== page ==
I was also among the crowd that gathered at Maples Pavilion this morning to hear the Dalai Lama speak about “The Centrality of Compassion and Human Life in Society”. It was mentioned that His Holiness had previously donated to Stanford’s “Center for Compassion and Altruism Research and Education” (CCARE) . His generous donation ($150,000 generated from book sales) was one of the largest he’s ever made to a non-Tibetan cause. Dr. James Doty, director of CCARE, comically told the audience that his first thought at the time was “Who am I to take the Dalai Lama’s money?”.
Not knowing anything about CCARE, I was curious about that same thing.
Much of the foundational ideas behind the center sprouted from Doty himself. He wondered what motivated people to do good. The Compassion Project was formed in collaboration with many other medical doctors, religious scholars, and psychologists. CCARE’s website states that its mission is:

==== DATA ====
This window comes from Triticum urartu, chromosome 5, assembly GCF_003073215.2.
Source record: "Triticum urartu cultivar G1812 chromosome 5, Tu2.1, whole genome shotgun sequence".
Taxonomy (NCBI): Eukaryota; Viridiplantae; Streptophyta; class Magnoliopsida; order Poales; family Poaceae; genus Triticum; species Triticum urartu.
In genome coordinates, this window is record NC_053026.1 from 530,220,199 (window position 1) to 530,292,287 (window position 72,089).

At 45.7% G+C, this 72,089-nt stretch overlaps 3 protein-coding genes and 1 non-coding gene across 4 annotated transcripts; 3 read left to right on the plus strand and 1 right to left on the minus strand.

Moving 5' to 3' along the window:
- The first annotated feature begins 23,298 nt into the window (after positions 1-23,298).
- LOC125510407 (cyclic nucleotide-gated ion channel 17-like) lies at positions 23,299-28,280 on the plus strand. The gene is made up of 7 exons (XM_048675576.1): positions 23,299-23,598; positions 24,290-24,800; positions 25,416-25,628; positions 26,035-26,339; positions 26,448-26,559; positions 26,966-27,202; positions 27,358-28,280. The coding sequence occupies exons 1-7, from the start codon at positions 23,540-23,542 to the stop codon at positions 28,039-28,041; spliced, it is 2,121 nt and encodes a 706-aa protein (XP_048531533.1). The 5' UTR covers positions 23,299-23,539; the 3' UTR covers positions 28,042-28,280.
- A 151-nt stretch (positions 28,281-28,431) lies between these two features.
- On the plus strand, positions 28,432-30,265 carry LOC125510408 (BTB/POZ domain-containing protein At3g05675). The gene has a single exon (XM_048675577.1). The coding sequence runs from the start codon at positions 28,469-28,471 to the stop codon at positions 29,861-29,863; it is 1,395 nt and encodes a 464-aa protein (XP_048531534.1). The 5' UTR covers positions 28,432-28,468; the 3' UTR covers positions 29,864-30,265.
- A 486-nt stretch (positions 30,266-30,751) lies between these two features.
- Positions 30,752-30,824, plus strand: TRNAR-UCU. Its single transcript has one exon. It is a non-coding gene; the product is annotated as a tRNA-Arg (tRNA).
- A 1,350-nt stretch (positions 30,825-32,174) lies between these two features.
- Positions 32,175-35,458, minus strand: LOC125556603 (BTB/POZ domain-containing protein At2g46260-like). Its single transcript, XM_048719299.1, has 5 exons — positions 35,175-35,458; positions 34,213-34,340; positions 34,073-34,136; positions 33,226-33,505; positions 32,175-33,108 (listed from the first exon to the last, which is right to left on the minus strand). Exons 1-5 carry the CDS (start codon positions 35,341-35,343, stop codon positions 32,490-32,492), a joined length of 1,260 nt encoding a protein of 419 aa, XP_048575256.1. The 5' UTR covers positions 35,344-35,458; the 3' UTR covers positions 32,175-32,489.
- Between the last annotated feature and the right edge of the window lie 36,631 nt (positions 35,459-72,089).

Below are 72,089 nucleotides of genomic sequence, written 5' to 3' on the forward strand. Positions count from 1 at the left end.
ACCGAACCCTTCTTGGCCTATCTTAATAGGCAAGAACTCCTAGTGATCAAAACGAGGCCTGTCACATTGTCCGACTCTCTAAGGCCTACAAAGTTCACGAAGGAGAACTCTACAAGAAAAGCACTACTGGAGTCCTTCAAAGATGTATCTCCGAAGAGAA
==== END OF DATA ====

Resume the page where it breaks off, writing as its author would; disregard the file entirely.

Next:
“To undertake a rigorous scientific study of the neural, mental and social bases of compassion and altruistic behavior that draws from a wide spectrum of disciplines, especially neuroscience, psychology, economics and contemplative traditions.
To explore ways in which compassion and altruism can be cultivated within an individual as well as within the society on the basis of testable cognitive and affective training exercises.”
As you can see, the rigorous scientific research involved uses a widely multidisciplinary approach. It also crosses lines of faith, looking into what brings us all together as human beings. In a fascinating interview of Dr. Thupten Jinpa, the Dalai Lama’s longtime interpreter describes compassion as “a beautiful capacity of the human heart”.
It sounds pretty cool to me. For more information on CCARE’s background, take a look at the video below.